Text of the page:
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Latin American Avant-Garde, Futurism, Venezuelan Literature, Literary Manifestos, Little Magazines, Arturo Uslar Pietri, mestizaje, criollismo


The short-lived revue válvula, published in Caracas in 1928, was symbolic of the cursory invasion of Futurism into Venezuela, and of the fate of the avant-garde in that country between the 1920s and 1930s. At a time, when the nation was struggling to shake itself from the patriarchal influence of the caudillo Juan Vincente Gómez (1857-1935), and was simultaneously on the eve of a shift from an agricultural to an oil-based economy, artistic avant-garde movements arrived in cultural centres such as Caracas and Maracaibo not with the boom and thunder appropriate to war-loving Futurism but, rather, trickled in slowly, gradually changing the face of Venezuelan literature. That being said, the nature of válvula, in its first and only issue in January 1928, carried the urgency and abrupt nature of Italian Futurism within its visual and editorial content. The main propagandist of the new Venezuelan avant-garde was the young Arturo Uslar Pietri (1906-2001) who eschewed labelling the new literary movement a product of European vanguardism, yet, effectively, yielded to an Italian Futurist aesthetic in his first defence of Futurism in the review, Indice: Quincenario de combate. Crítica y literatura, in 1927. However, his collaboration with the válvula group in 1928 would mark the transition from his love of Futurist rhetoric to his demand for aesthetic and social renewal.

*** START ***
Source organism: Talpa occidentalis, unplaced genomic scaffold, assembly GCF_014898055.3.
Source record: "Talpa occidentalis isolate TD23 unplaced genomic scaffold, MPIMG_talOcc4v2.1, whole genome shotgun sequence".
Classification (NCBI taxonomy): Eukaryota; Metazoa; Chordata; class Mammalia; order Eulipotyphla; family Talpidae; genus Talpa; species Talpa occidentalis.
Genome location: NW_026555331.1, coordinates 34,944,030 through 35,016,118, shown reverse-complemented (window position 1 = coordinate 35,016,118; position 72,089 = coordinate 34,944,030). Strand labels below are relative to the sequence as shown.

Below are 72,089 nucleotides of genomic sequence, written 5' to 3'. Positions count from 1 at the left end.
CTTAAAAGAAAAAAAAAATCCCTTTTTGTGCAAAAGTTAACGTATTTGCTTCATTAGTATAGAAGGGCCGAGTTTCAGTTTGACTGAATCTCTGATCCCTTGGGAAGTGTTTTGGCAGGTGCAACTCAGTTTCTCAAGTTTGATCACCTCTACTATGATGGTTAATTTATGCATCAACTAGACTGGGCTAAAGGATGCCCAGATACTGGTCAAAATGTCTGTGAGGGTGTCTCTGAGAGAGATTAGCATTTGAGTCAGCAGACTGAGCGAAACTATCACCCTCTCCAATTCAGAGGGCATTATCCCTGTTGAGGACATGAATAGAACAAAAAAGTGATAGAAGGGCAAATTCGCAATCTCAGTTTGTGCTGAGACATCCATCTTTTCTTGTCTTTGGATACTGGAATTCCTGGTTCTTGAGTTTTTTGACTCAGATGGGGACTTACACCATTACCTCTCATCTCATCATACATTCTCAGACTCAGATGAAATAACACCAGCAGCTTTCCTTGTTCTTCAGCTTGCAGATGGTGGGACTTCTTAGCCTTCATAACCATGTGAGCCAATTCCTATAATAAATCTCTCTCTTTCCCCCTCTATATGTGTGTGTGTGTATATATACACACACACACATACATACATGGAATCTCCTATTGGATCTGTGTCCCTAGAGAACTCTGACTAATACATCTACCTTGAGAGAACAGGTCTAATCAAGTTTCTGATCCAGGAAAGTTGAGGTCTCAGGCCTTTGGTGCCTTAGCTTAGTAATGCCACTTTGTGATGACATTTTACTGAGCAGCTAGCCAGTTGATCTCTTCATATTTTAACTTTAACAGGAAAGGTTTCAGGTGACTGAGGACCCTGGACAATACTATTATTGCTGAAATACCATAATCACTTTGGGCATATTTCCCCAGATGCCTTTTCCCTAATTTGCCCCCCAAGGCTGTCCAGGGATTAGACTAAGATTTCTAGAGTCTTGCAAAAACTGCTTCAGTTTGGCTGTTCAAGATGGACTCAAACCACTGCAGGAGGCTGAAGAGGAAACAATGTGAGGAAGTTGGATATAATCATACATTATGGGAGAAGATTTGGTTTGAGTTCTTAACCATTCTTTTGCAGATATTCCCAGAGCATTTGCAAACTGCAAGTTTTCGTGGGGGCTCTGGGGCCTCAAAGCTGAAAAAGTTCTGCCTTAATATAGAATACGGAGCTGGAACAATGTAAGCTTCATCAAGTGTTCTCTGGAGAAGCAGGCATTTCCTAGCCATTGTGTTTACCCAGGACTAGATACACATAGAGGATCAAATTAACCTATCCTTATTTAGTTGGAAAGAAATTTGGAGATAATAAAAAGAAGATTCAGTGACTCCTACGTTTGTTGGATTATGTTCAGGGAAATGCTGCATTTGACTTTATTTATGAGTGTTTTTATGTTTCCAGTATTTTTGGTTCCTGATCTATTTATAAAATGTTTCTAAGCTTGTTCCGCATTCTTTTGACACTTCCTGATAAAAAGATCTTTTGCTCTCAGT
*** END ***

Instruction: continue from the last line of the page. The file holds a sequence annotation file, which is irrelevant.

Publisher Attribution

“Futurism in Venezuela: Arturo Uslar Pietri and the Reviews Indice and válvula.” In Günter Berghaus, Ed. International Yearbook of Futurism Studies. Berlin: De Gruyter, 2012.



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